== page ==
It's not about clearing sick up at 3am (well it is sometimes). Every day feels like a battle, an endurance at the moment. It's put my relationships under massive strain, fucked my social life and probably my career. We have no family support which is a massive factor IMO. The last 4 years have taken a huge physical and mental toll on me.

I know this stage will pass but I'll have the battle scars forever and soon they'll be more challenges.

I love my kids so so much, always wanted them as did my husband and don't regret having them - yet I'm still finding it this hard.

I do sometimes envy friends without children who have the freedom to do what they want, when they want, have great careers and lots of disposable income.

In other words, think really really carefully.

SuperFlyHigh Mon 21-Nov-16 12:05:53

Really interesting OP re your DP's situation.

My ex who had wanted kids then changed his mind, he was adopted too but then after a few years they had their own biological child. He was as far as I could see brought up as one of their own but he says he was "brought Up by them" even though they supported him having a scholarship internship in USA with American football and also helped re deposit for house. His main gripe was "they're a bit basic" they watched wrestling etc.. But he still saw them a few times a year. He had had a child unplanned with a girlfriend years ago before he hit 30, they'd moved in together things were fine, then as she was 10 years younger she suddenly wanted more out of life, went to college and left him. He was happy being with her and his child and working to support both of them. She also suggested he find his biological mother before it was too late the only info he had about her or the situation was she was from Essex and that was it! No other contact! He didn't make contact but was petrified of rejection and wanted to make contact but also didn't want to. That was a big part of our ending I think, him getting close to women and either expecting them to be faithful/honest/stand by him etc no matter what he did but he also wanted to have his cake and eat it. He wanted his life in Folkestone with contact with his teenage son and mother of teenage son but wanted a boyfriend Partner life with me which was more "free".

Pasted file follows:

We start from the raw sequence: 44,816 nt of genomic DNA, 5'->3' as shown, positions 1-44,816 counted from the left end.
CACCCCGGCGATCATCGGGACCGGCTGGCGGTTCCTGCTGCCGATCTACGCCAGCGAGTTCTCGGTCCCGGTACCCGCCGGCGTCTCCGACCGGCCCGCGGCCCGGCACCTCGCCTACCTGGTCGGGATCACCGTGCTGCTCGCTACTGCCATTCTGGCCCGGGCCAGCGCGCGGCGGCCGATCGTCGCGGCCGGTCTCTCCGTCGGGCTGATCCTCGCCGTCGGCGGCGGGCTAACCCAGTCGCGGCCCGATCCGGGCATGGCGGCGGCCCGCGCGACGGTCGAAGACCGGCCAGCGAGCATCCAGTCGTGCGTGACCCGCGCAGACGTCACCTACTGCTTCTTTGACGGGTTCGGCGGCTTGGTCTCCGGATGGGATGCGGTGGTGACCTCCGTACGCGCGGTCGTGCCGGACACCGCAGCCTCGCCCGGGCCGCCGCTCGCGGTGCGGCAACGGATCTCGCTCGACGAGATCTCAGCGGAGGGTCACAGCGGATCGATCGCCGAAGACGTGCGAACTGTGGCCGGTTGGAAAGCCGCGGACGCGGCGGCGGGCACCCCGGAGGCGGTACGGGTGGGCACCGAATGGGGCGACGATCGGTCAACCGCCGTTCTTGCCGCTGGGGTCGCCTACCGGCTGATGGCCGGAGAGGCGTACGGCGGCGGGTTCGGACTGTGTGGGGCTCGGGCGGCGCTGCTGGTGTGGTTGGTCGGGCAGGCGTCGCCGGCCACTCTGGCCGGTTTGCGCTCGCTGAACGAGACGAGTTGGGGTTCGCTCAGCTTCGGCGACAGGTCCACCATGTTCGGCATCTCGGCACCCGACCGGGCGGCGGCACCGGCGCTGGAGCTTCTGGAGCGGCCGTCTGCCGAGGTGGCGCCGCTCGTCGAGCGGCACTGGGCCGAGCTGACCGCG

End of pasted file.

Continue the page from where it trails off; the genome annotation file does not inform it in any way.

I would maybe talk this through with someone though if I were you.

SuperFlyHigh Mon 21-Nov-16 12:10:38

Oh what puglife says rings true too.

One of the reasons my ex wasn't keen on another child was because his first and only baby slept badly and fed badly and he was kept awake a lot by his baby. He found it hard as he was often out helping the mother as she couldn't cope (she has fibromyalgia) sometimes. He did say to me it was hard work. He also said life as his son was growing up was hard eg being a decent father and then also caring but not caring for the 2 sons his ex had with another man after his son. My ex babysat them occasionally etc. they also had or have little family support due to his parents living too far away, her mum helps out but no other support. And this is with him being apart from his ex! She was constantly complaining when they were apart that she needed a new car etc and was hinting for him to buy one (he got a new job in London paying loads more his old job and his current home are by the sea (Kent coast).

MikeUniformMike Mon 21-Nov-16 12:21:02

What if you and your DP split in a few years, and you were too old to have children then? Would you regret your decision? What if you discuss it with him and he had the snip reversed? What if you tried and couldn't have children? What if you had children with/without him and found that you didn't like being a mother (does that happen?) at all?

Blueskyrain Mon 21-Nov-16 13:23:11

Have you talked to him about it, and your growing desires for motherhood? What does he say?

ninkynonk14 Mon 21-Nov-16 14:45:02

I can only echo what Toomuchtooold says - it was my OH wanting kids that made the difference and I look forward when we are all older. Had first at your age.
I've answered the curiosity/fear of being pregnant/giving birth/what our child would look like but am very aware of what I could/would be doing if not a mother, not that this doesn't mean I don't love my dc.
My friends talk of being broody but -although I perhaps see babies as cuter now - so don't think any switch has been flicked. In that sense you could argue you are more ready for it that I ever was.

No one can give you the answer and whichever way you end up there will always be days when you wish for the other eventuality. You are going to have to talk to OH about how you feel though.